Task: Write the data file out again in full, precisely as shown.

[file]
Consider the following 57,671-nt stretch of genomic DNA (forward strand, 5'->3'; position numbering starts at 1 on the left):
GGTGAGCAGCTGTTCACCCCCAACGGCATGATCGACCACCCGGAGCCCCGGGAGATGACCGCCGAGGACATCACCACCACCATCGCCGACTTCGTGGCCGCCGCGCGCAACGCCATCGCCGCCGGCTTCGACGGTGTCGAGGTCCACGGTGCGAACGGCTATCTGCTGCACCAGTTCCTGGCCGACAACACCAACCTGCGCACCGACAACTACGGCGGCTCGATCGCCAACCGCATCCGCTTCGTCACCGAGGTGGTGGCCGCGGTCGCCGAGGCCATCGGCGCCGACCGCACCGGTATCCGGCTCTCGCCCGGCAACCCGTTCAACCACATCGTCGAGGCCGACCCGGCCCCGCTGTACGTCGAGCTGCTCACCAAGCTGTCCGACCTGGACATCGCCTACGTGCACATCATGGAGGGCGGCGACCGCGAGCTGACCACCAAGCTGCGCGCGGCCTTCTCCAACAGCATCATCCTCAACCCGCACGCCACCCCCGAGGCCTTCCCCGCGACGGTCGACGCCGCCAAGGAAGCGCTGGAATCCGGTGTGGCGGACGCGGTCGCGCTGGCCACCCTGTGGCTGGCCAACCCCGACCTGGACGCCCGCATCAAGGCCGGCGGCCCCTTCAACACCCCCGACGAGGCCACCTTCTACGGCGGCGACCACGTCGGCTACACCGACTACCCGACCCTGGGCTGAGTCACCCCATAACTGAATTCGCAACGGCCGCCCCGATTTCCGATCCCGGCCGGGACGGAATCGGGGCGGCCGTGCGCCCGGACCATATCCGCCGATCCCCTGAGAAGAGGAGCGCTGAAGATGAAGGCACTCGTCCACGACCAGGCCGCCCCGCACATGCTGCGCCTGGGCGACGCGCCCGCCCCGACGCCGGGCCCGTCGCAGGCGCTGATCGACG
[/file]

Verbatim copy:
Consider the following 57,671-nt stretch of genomic DNA (forward strand, 5'->3'; position numbering starts at 1 on the left):
GGTGAGCAGCTGTTCACCCCCAACGGCATGATCGACCACCCGGAGCCCCGGGAGATGACCGCCGAGGACATCACCACCACCATCGCCGACTTCGTGGCCGCCGCGCGCAACGCCATCGCCGCCGGCTTCGACGGTGTCGAGGTCCACGGTGCGAACGGCTATCTGCTGCACCAGTTCCTGGCCGACAACACCAACCTGCGCACCGACAACTACGGCGGCTCGATCGCCAACCGCATCCGCTTCGTCACCGAGGTGGTGGCCGCGGTCGCCGAGGCCATCGGCGCCGACCGCACCGGTATCCGGCTCTCGCCCGGCAACCCGTTCAACCACATCGTCGAGGCCGACCCGGCCCCGCTGTACGTCGAGCTGCTCACCAAGCTGTCCGACCTGGACATCGCCTACGTGCACATCATGGAGGGCGGCGACCGCGAGCTGACCACCAAGCTGCGCGCGGCCTTCTCCAACAGCATCATCCTCAACCCGCACGCCACCCCCGAGGCCTTCCCCGCGACGGTCGACGCCGCCAAGGAAGCGCTGGAATCCGGTGTGGCGGACGCGGTCGCGCTGGCCACCCTGTGGCTGGCCAACCCCGACCTGGACGCCCGCATCAAGGCCGGCGGCCCCTTCAACACCCCCGACGAGGCCACCTTCTACGGCGGCGACCACGTCGGCTACACCGACTACCCGACCCTGGGCTGAGTCACCCCATAACTGAATTCGCAACGGCCGCCCCGATTTCCGATCCCGGCCGGGACGGAATCGGGGCGGCCGTGCGCCCGGACCATATCCGCCGATCCCCTGAGAAGAGGAGCGCTGAAGATGAAGGCACTCGTCCACGACCAGGCCGCCCCGCACATGCTGCGCCTGGGCGACGCGCCCGCCCCGACGCCGGGCCCGTCGCAGGCGCTGATCGACG